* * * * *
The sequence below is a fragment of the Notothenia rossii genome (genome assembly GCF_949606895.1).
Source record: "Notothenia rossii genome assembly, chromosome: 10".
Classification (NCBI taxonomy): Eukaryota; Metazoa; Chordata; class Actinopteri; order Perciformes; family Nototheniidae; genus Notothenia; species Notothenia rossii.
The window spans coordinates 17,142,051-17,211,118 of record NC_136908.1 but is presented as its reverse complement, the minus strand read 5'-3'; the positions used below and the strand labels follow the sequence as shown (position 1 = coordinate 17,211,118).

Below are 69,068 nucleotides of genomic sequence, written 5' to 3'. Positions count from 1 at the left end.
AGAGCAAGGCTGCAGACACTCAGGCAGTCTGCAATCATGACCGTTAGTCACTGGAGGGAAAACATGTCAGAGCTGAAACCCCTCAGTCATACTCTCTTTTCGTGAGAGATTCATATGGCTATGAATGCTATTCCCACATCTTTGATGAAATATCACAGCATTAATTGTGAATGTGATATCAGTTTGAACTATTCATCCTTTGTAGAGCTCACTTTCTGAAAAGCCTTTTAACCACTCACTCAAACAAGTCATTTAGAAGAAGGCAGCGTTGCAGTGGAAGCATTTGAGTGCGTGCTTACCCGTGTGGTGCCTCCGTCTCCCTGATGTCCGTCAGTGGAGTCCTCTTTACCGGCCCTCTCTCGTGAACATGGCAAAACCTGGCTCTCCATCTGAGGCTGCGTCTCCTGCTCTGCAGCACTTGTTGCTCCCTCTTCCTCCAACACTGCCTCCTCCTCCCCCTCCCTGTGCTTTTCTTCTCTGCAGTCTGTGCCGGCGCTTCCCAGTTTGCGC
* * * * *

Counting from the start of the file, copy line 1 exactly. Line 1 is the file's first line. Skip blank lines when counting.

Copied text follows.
The sequence below is a fragment of the Notothenia rossii genome (genome assembly GCF_949606895.1).